Freight costs jump as shipping rates, insurance premium soar

The shipping industry, which plays a major role in global trade, was already fighting a shortage of vessels and containers when American and European sanctions on Russia and its businesses drove up crude prices, increasing shipping costs

Rituraj Baruah, Subhash Narayan
Updated5 Mar 2022, 06:27 AM IST
Container rates are up ten-fold in less than a fortnight. bloomberg
Container rates are up ten-fold in less than a fortnight. bloomberg

The sudden surge in container rates and insurance costs following the Russian invasion of Ukraine is expected to drive up freight costs across the world, industry executives and trade associations said. Container rates are up ten-fold in less than a fortnight, while war insurance premiums have risen 5%.

The shipping industry, which plays a major role in global trade, was already fighting a shortage of vessels and containers when American and European sanctions on Russia and its businesses drove up crude prices, increasing shipping costs. On Thursday, Brent crude oil approached a multi-year high of $120 per barrel and was slightly lower at $113 on Friday. On 3 March, the Drewry’s composite world container index was up 2.1% from last week to $9,279.46 per 40ft container.

Anil Devli, CEO of the Indian National Shipowners’ Association (INSA), said daily rates of tankers and vessels have zoomed from $3,000 per day around 10 days ago to $30,000-40,000 now, primarily because there are fewer ships from Russia and Ukraine. He added that war risk premiums for ships have also increased by 3-5%.

“In terms of insurance now, war risk premium (on insurance) has gone up. When you are going into a country that is somewhat ‘war-risk’, then you pay a premium over and above the war risk premium that you generally pay. Then you pay what is called an additional war risk premium. So the war risk premium has gone up dramatically,” Devli said, adding several foreign vessels are stuck around the Black Sea and the Sea of Azov.

Makrand Pradhan, chairman of Total Transport Solutions Ltd, said, “in the past week, shipping lines were not accepting cargos for Russia, but some carriers are now accepting them. However, the freight levels are three times high now. A 20 feet container that used to be $6,000 for St Petersburg from Nhava Sheva has now gone up to $17,000-18,000 per 20 feet container,” Pradhan said.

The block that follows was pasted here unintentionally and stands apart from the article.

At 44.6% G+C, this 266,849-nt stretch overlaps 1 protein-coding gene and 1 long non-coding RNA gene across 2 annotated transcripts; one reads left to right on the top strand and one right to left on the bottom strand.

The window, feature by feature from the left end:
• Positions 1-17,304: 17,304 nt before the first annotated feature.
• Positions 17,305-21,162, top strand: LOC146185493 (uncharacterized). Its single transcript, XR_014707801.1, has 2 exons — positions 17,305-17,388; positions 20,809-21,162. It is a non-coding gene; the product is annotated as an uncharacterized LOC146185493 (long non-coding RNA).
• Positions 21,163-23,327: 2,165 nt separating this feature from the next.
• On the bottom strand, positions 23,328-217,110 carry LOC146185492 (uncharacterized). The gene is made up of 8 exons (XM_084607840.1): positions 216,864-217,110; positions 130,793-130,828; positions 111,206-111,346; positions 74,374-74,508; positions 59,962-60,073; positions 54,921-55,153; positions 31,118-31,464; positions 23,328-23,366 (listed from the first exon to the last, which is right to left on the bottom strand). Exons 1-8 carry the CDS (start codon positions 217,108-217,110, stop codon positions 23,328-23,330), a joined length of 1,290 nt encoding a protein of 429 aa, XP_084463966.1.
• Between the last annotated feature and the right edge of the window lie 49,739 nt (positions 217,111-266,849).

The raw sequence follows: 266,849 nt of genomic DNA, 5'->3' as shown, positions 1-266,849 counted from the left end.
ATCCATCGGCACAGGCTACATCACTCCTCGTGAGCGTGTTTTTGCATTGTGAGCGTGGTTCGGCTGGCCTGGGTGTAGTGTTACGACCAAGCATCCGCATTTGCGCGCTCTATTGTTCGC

With crude expected to rise further and no signs of conflict easing, freight rates seem set to maintain their upward trajectory.

Devli said the supply crunch comes amid a fall in demand for Russian ships. He said shipowners worldwide also fear sanctions might be imposed on ships that carry Russian cargo.

The war in Ukraine has already cast a shadow on India’s coking coal imports from Russia, as reported by Mint earlier. While India’s exports to Russia are pegged at $2.6 billion, the imports are valued at $5.5 billion. However, the uncertainty is impacting rates across destinations. Ajay Sahai, CEO of India’s apex exporters body, Federation of Indian Export Organisations (FIEO), said there were expectations that freight rates that have been elevated of late would reduce by the second quarter of 2022. However, with the conflict and rising geopolitical tensions, rates are unlikely to calm down soon.

“Now, with oil prices moving up to $120 per barrel and increasing insurance cost for ships, we feel that probably the freight rate may continue to be high,” he said.

Lancy Barboza, managing director of Flomic Global Logistics Ltd, said that conflict would further raise oil prices, driving air and ocean freight rates worldwide. “There will be other disruptions like the closure of air space and flying of aircraft in the war zone and tit-for-tat boycott of Russian airlines by Western countries countered by a Russian ban on airlines from those countries, which will further aggravate the situation,” he said.

According to data provided by INSA, the fleet size of ships owned by Russians is about 3,000 ships of 18.1 million gross tonnes, which is around 1.2% of global tonnage. The gross tonnage of Indian ships would be about 0.8% of world tonnage, Devli said.Global shipping major A.P. Moller–Maersk, in a statement, said it is closely following the evolving situation with new sanctions being imposed on Russia and the effect on global supply chain flows. “With the fluid circumstances of regular updates and adjustments to the sanctions list, we see a clear need to take some time to establish new and revise existing processes of accepting and handling bookings,” it said.

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First Published:5 Mar 2022, 06:27 AM IST
HomeNewsIndiaFreight costs jump as shipping rates, insurance premium soar

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